Ohio Governor Mike Dewine (R) has called up over 1,000 National Guard troops across the state to staff state-run hospitals dealing with labor shortages and a surge in COVID-19 patients as well as pausing the vaccine mandate for healthcare workers.
Dewine said Friday that 150 of the troops are medical professionals that can directly provide care at hospitals and COVID testing sites.
The other approximately 900 troops will be helping with logistical shortages like patient transports and meal distribution, he said.
“Earlier in the pandemic, our concern was about beds, about space,” DeWine said at press conference Friday. “Today, it is about personnel.”
Vaccine mandate paused
Hospitals in the state have now paused their vaccine mandates to help keep as many staff as possible, as well as to see what happens with national mandates that have been paused and restarted in the courts.
President Joe Biden’s national vaccine mandate for healthcare workers was just reinstated by an appeals court for part of the country, but will end up before the Supreme Court soon, it is expected.
The OhioHealth network of hospitals have seen a more than 50% increase in COVID-19 hospitalizations over the past 60 days. ICU patients have also increased 30%, and one in four patients in the ICUs are currently COVID-19 positive and receiving COVID-19 treatment, according to John Palmer, OHA director of Media and Public Relations.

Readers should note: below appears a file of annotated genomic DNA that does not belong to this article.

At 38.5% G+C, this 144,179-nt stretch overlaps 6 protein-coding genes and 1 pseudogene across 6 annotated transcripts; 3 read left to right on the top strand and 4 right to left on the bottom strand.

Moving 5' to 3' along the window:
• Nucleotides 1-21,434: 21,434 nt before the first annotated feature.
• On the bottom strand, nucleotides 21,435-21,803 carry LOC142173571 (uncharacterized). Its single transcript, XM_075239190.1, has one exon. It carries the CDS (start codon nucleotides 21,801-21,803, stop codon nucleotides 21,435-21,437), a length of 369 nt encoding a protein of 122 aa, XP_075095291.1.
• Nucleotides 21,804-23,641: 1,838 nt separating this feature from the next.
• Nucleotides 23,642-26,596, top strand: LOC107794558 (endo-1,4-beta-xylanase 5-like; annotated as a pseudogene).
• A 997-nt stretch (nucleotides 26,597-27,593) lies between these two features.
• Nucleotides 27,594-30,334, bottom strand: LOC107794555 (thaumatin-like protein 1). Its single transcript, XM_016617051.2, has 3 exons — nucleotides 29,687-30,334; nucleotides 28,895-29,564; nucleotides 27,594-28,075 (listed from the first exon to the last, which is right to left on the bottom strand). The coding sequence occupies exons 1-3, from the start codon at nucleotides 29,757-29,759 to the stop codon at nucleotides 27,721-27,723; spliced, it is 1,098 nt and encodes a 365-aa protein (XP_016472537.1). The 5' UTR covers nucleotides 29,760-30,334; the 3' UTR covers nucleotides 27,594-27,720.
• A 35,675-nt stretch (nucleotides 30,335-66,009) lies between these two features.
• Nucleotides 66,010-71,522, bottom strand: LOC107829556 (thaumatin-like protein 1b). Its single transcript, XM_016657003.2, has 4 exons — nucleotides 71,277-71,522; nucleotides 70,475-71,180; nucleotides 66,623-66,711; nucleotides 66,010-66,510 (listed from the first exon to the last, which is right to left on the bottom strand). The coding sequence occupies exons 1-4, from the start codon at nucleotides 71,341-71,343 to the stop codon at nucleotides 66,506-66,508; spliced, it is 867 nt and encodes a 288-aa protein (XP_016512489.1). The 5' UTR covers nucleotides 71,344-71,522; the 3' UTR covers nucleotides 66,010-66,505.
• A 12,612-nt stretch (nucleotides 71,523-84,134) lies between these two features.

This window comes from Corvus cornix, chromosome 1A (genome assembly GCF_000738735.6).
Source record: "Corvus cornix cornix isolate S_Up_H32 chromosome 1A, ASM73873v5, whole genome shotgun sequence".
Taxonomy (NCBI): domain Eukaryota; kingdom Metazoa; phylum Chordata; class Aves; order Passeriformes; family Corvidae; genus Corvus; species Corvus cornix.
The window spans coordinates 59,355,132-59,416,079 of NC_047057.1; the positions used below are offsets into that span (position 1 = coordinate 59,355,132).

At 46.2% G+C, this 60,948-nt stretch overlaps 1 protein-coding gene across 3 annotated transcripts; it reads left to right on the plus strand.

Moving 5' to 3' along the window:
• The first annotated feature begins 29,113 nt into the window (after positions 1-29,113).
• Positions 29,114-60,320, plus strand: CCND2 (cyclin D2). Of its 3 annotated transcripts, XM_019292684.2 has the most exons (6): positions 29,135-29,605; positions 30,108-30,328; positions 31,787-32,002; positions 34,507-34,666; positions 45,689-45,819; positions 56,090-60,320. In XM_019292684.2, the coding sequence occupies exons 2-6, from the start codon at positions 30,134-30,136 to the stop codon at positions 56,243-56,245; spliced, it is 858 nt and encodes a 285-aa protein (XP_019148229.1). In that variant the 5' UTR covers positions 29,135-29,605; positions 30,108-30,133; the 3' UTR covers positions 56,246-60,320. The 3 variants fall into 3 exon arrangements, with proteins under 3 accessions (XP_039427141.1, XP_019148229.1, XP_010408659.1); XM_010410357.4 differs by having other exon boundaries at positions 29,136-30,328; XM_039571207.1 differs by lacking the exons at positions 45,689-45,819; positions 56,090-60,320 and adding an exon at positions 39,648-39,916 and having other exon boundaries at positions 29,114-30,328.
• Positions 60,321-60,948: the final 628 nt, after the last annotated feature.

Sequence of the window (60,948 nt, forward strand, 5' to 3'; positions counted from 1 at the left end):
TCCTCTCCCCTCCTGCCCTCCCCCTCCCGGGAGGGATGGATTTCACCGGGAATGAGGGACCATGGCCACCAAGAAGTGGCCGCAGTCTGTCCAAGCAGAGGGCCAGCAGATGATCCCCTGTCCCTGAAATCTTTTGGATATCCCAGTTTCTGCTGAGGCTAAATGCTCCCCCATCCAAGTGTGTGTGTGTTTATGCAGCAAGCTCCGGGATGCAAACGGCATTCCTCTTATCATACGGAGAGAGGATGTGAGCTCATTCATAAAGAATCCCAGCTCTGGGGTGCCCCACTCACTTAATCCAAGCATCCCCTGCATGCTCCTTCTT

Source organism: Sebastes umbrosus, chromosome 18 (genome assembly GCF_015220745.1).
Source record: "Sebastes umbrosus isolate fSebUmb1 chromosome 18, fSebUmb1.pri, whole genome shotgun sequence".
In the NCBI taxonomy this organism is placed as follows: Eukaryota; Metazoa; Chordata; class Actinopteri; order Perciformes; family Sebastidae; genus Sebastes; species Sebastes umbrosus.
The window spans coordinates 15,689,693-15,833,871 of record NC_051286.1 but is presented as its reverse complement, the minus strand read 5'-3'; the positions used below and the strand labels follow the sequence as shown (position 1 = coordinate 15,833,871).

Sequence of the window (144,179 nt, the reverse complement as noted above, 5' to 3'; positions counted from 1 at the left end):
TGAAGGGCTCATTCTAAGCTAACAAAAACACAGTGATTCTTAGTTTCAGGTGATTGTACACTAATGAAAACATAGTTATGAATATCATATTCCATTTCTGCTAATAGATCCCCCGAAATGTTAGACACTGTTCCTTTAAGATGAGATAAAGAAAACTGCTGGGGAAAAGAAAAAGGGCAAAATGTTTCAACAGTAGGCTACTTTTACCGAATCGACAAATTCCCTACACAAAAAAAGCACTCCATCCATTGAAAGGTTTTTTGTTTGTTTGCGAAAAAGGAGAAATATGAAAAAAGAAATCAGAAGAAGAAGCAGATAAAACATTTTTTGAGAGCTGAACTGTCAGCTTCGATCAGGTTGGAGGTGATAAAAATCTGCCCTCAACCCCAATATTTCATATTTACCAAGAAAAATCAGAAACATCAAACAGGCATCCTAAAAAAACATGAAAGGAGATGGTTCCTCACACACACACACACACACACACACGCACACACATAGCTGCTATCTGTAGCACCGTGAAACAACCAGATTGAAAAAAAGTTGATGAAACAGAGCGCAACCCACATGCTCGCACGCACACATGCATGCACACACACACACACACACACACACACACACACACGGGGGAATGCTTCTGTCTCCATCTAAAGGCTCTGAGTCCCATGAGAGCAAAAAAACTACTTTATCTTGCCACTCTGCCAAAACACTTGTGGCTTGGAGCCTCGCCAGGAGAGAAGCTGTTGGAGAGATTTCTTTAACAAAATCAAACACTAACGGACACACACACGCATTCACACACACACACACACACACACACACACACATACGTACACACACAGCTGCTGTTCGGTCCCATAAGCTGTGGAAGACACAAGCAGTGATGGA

Palmer also reported that many hospital employees are experiencing burnout after 22 months of repeated COVID-19 surges.
Omicron hospitalization looks to decrease
So far in South Africa, hospitalization rates amid the omicron variant have plunged to 1.7% of infected patients, compared to 19% of delta patients at the same point in that surge. The lower numbers come despite a five-fold increase in cases compared to delta.
Bloomberg pointed out that South Africa’s population is young compared to other countries, so their experience may be unique.
It is still too early to tell whether omicron will be as mild for those over 65.
However, taking steps that will curtail or harm a recovering economy like further shutdowns or vaccine mandates would not be a wise response if the variant only impacts unvaccinated elderly people severely but is mild for everyone else.